I am curious to see how far this digital wave carries the format, though. Will we reach a point where English-language manga can only be found in digital format going forward? It seems like we’re certainly headed that way. And if that’s the case, how will free-access sources like our public libraries continue to provide this content to readers? The next time I see Viz Media or Yen Press at a book expo or fair, I know I’ll be asking how they plan to work with libraries to make borrowing possible (if they are even considering it). My hope is that this is something that publishers are concerned about. Just like e-book publishers have developed (and continue to fine-tune) ways for libraries to offer e-books to patrons, I would love to see the same being done to bring manga (and graphic novels) to readers everywhere.

The best way to support the mangaka and publishers is to ensure that teens and others who don’t have the funds to simply buy a lot of digital copies still have access to the reading they love (and aren’t being driven to not-so-legal fan scanlation sites). And while digital manga tends to be priced lower than its print equivalents, it still would be cost prohibitive for many people to collect (imagine paying even jut $5 per volume for One Piece, which has published around 60 volumes and is still going strong!).

So while other YA literature may provide developing trends specifically around content, for manga, the biggest trend is definitely in format. Thanks in large part to Yen Press, we do see more manga and graphic novels that are based on popular YA books (which I enthusiastically support), but I have my fingers crossed that we will continue to see the translation of popular Japanese manga on our shores, along with the re-issue of series that had been stopped cold when their publishing outfits were no longer financially able to support English translations.

I tend to read more manga than graphic novels, which is why I directed the focus of this post in that realm. But I would love to hear from readers about any trends they see in graphic novels in particular … or any other trends they have seen regarding manga.

— Nicole Dolat, currently listening to The Mark of Athena by Rick Riordan, narrated by Joshua Swanson

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2 Comments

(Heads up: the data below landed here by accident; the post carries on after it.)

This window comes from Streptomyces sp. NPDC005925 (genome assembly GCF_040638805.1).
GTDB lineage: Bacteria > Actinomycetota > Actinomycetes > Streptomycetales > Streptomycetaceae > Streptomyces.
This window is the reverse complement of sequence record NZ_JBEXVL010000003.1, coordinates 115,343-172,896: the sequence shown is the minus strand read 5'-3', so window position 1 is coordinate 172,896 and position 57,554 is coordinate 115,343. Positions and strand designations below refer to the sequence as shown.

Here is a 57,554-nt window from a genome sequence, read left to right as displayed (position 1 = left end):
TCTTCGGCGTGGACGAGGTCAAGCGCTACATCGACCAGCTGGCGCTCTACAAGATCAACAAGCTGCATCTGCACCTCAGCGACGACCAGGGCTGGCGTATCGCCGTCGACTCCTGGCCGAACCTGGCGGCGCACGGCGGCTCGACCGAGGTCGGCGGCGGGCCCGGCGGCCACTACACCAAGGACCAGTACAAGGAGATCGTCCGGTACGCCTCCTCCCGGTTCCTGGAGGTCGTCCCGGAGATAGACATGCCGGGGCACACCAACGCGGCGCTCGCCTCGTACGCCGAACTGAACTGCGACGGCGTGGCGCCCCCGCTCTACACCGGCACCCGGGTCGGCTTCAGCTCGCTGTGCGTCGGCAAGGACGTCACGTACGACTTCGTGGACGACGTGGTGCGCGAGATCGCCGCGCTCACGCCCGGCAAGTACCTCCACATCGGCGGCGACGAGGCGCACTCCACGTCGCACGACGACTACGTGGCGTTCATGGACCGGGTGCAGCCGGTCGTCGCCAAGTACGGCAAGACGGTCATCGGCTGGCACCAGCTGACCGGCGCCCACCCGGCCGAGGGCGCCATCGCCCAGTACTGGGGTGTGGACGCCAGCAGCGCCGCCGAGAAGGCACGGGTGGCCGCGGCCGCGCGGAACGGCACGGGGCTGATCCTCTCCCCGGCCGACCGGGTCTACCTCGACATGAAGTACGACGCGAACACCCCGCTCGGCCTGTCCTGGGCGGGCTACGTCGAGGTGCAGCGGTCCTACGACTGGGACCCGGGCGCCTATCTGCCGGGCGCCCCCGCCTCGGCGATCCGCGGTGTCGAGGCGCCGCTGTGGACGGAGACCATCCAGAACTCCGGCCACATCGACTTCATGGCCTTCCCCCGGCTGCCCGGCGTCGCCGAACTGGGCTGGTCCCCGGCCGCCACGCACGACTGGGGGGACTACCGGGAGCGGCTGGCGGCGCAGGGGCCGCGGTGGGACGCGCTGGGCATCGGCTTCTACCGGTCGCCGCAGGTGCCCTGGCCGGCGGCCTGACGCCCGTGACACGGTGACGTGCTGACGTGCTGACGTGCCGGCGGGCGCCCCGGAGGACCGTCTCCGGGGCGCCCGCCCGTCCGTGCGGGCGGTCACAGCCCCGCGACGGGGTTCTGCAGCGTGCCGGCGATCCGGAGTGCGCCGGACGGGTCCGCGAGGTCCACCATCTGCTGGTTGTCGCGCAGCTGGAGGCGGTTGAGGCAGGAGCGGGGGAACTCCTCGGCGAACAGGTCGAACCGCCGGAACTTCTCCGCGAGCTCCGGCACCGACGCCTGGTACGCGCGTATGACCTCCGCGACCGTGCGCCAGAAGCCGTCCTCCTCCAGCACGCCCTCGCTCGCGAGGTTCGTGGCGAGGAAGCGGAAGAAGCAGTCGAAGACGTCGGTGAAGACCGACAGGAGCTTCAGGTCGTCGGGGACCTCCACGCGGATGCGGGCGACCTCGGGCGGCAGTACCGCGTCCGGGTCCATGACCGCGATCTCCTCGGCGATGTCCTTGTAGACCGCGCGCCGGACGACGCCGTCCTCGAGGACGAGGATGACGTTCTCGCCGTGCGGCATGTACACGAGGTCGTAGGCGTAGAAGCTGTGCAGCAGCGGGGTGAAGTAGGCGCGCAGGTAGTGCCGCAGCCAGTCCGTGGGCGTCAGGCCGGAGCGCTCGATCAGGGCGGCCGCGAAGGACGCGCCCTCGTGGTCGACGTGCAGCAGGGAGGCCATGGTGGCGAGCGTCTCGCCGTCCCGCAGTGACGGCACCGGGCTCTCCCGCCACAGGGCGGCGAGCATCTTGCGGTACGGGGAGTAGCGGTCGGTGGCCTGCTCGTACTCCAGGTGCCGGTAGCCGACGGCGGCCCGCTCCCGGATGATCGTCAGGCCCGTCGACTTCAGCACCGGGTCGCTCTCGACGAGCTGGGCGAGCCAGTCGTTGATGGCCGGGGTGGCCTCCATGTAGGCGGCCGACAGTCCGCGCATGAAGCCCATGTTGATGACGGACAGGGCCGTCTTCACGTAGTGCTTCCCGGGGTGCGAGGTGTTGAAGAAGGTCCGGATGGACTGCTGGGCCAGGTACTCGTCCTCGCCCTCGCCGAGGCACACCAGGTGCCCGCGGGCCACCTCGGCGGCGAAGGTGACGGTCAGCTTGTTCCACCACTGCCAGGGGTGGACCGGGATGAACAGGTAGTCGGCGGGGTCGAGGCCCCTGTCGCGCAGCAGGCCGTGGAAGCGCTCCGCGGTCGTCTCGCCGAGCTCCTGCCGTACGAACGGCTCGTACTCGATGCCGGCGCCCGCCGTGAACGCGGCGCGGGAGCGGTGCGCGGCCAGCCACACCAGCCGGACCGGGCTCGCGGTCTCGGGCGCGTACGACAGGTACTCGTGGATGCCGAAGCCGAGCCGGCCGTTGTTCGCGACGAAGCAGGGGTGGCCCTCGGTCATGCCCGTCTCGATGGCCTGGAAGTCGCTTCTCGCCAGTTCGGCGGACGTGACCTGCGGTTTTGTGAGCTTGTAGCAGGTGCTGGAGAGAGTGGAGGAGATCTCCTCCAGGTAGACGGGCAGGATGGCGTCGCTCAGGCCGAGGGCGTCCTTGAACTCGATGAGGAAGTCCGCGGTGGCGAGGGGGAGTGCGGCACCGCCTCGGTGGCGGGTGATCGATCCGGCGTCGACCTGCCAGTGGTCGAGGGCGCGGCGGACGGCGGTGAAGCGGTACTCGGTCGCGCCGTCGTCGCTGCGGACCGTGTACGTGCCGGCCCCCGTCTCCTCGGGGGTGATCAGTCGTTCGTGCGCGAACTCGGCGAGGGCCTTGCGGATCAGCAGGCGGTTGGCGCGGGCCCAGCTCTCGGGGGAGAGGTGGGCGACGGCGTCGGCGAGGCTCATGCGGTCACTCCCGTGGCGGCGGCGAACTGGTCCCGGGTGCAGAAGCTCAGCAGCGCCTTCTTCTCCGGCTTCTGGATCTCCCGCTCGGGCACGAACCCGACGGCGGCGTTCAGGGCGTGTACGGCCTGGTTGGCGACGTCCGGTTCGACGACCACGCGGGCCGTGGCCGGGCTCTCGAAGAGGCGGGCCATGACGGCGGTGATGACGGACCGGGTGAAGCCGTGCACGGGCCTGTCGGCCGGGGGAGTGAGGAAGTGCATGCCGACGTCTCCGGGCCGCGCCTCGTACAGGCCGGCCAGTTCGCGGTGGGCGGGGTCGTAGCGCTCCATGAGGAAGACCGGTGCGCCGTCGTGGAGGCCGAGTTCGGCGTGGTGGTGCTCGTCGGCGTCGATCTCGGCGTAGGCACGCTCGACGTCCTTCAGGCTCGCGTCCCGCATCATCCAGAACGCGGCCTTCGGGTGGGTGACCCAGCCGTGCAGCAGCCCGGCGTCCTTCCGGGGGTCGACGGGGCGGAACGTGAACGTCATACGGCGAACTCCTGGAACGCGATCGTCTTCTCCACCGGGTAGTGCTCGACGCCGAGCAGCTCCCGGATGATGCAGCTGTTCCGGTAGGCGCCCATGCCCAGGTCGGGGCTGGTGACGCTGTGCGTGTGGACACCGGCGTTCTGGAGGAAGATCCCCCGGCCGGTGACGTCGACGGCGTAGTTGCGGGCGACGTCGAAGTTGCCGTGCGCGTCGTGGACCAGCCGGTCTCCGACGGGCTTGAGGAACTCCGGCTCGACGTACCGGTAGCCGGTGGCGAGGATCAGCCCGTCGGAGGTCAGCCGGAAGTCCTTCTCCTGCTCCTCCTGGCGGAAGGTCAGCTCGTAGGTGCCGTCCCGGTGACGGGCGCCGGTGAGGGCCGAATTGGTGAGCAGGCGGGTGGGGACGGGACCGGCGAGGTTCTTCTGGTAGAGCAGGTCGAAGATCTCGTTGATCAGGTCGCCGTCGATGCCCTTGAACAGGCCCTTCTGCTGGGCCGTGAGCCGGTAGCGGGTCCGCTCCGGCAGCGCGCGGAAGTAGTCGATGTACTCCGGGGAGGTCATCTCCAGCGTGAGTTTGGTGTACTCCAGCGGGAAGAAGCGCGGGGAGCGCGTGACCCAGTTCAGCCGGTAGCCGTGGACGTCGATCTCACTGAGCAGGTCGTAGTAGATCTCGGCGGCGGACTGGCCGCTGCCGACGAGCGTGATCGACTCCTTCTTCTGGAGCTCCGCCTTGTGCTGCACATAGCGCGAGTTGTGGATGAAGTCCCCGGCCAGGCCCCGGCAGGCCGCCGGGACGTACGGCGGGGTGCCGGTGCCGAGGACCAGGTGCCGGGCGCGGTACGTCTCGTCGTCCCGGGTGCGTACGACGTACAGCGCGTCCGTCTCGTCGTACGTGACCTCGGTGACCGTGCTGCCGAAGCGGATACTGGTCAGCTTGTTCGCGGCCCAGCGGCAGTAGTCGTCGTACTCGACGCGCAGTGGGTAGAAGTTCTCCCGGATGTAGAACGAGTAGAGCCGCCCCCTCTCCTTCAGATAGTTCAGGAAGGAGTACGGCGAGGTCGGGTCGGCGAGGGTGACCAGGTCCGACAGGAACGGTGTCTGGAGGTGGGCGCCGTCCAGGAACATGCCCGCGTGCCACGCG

1. Another key player in the digital manga scene is JManga with their main site as well as JManga7 which just launched. You can check out a few chapters of many titles before having to pay for the content. Recent announcements suggest they will be taking on many of the Del Rey series that were not picked up for completion when Kodansha took over.

    I’m ambivalent about the trend. I’d much rather have my manga in-hand, but at the same time, if a series has been dropped in print, I’ll be much happier to have it in a digital format than not at all. I just hope the pricing structure can be made more palatable for younger audiences. Otherwise, they’re just going to go for scanlations which won’t do anyone any good.

  2. Oh boy, a topic near and dear to my heart. Preach it, Nicole! Here are some of my observations regarding manga…

    If the library does not carry a series, teens will find it for free online with relative ease in a heartbeat. I will often search for a given manga series to look up its author or publishing history and wind up with a smattering of Google results pointing me to scanlations and “we’re not pirates, we just host lots of fansubs” sites.

    If members of the anime club vote for a series that none of us can access, several volunteers will ask me to point the library’s computer to hub sites of youtube-hosted anime.

    Having said that, when a teen remarks that s/he wishes the library carried anime/manga and I show them the respective sections, that teen freaks OUT and becomes a power patron (for life?). Placing each volume of a manga series on hold is often an opportunity to educate new users on how users can make the library work for them (requesting titles to place on hold, requesting new titles to purchase, writing reviews for the library to display, suggesting titles for a future book club).

    I sent Shonen Jump a message asking for solutions or even just suggestions for public libraries to deal with their shift to digital, especially with regard to providing access to the public, and have not received a response.

    Print manga is still a must to me, but my eye has been wandering toward Barnes & Noble’s $5 manga volumes for Nook, with regular sales cutting the price even further. Given the massive length of many manga series, I would not mind reading and storing a series for relatively low cost on my Nook. That is, if the library does not acquire the series instead.

    Another large trend that may land on anime/manga is that of crowdsourced funding. Digital Manga Publishing purchased the rights to several titles by Osamu Tezuka using Kickstarter, and Production I.G. just reached success on kickstarting an animated short, “Kick Heart.” If pirates continue to download everything for free for whatever variety of reasons, then it would seem that fans with money are more than happy to shell out a little extra to publishers to get titles from artists they love.

    Digital manga shares a side effect in common with ebook fiction: more harlequin and erotica being carried around incognito. There are yaoi series that won’t be found in libraries, but teens find and share them. If libraries are comfortable with 50 Shades of Grey, then where are the boy-love series?

    Also, NEO Magazine is an option for anime/manga/Eastern pop coverage.

    So many issues to digest.